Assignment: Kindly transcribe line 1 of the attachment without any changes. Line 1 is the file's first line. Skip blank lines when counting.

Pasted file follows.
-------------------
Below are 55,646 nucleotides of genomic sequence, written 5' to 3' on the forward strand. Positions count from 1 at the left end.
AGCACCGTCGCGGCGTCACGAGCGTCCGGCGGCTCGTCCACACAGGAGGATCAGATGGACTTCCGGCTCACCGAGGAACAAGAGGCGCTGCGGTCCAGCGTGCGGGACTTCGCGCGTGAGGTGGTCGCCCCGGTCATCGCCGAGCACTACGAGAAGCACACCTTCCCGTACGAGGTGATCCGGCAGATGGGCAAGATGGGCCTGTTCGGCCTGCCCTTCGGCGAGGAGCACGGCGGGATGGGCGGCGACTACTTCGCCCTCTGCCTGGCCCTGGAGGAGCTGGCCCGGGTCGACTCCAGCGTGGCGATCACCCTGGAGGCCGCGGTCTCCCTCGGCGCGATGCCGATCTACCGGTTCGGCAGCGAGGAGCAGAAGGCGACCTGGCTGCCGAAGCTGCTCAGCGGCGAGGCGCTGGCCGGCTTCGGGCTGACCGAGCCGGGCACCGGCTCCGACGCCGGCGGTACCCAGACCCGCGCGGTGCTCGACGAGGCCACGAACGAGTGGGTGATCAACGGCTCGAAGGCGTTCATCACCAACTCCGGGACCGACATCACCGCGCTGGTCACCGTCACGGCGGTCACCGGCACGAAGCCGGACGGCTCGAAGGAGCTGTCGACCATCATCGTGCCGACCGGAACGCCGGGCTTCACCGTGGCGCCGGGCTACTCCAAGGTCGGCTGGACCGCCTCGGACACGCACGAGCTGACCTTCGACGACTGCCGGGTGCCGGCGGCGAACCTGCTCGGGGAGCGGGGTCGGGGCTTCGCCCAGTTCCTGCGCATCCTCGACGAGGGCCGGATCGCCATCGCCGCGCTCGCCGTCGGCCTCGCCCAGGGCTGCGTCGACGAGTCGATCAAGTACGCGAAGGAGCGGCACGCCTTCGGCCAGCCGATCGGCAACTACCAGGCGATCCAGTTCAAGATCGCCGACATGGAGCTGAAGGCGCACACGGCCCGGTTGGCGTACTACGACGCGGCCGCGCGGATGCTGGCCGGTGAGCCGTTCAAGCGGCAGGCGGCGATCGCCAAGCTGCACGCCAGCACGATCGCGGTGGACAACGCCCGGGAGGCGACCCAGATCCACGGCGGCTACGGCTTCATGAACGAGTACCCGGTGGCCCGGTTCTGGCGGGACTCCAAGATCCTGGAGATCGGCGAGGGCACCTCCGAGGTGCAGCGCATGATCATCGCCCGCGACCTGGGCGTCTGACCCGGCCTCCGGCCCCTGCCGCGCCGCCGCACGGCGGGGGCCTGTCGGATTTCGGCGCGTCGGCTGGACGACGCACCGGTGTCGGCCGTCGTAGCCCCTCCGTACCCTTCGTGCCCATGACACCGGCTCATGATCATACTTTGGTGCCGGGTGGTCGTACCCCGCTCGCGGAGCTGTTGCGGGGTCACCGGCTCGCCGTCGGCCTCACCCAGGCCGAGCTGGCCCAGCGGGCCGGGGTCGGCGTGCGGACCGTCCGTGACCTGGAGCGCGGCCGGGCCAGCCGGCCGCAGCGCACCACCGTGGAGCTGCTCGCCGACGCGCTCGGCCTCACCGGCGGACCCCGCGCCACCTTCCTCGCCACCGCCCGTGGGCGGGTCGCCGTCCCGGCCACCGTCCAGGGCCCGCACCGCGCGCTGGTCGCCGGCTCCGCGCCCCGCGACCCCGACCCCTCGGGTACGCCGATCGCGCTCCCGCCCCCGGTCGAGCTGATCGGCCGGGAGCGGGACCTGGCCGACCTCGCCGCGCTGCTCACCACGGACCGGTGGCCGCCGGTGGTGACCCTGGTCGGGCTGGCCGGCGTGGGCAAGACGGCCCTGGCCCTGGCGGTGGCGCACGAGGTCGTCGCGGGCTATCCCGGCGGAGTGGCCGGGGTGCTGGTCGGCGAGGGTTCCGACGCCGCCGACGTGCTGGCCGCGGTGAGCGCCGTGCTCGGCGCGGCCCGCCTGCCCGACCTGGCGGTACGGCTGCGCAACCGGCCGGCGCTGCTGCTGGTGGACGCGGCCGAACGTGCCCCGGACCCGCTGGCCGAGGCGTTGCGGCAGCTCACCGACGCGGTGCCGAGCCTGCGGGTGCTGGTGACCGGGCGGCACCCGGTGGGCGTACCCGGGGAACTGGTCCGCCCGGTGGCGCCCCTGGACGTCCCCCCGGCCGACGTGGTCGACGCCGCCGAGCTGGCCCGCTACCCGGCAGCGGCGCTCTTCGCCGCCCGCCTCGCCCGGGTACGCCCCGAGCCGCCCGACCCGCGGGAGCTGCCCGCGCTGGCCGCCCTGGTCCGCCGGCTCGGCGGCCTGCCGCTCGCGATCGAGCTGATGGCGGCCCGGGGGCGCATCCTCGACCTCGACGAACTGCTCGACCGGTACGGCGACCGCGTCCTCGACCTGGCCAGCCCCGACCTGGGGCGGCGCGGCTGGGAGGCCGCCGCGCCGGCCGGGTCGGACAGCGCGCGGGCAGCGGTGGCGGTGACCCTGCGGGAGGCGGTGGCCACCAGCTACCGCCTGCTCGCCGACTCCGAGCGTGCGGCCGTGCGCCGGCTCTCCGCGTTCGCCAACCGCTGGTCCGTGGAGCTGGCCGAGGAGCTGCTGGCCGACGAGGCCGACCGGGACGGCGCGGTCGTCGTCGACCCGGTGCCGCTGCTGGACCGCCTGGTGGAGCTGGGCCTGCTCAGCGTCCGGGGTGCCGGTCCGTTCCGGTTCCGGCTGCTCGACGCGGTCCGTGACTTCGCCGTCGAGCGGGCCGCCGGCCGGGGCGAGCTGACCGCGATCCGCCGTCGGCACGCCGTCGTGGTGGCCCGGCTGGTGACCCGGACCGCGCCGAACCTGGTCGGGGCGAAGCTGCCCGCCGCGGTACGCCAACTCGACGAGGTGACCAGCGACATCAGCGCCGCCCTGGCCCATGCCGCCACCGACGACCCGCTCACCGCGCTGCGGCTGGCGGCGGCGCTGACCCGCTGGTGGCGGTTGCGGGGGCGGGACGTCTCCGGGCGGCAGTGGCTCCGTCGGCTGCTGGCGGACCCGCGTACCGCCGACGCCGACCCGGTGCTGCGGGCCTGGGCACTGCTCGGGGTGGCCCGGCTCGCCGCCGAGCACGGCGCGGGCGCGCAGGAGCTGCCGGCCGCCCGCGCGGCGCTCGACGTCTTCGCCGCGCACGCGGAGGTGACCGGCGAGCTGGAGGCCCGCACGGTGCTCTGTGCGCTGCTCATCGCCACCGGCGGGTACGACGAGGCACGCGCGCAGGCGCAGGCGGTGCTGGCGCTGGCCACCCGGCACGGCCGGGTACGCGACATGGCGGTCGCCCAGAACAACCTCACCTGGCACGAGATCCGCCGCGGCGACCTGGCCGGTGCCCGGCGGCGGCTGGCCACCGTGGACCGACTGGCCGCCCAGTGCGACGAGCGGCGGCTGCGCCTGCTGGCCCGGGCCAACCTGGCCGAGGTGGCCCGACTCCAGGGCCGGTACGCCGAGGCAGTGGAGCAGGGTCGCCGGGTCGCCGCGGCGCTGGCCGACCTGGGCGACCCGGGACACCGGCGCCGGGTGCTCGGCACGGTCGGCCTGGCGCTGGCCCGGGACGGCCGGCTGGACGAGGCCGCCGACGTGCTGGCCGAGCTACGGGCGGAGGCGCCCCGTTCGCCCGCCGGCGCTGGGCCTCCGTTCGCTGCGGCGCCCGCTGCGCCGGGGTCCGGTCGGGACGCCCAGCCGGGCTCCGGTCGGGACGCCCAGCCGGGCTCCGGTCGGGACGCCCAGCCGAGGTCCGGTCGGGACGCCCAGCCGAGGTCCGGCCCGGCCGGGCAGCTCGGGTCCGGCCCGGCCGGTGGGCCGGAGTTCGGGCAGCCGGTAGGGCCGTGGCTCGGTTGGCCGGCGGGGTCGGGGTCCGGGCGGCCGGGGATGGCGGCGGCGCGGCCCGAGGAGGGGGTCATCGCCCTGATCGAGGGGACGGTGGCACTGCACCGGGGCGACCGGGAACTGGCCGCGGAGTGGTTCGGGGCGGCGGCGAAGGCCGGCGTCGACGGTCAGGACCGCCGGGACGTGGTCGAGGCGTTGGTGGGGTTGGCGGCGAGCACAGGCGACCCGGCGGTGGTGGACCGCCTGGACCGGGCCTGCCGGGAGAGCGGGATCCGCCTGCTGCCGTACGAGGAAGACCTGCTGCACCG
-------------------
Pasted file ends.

Below are 55,646 nucleotides of genomic sequence, written 5' to 3' on the forward strand. Positions count from 1 at the left end.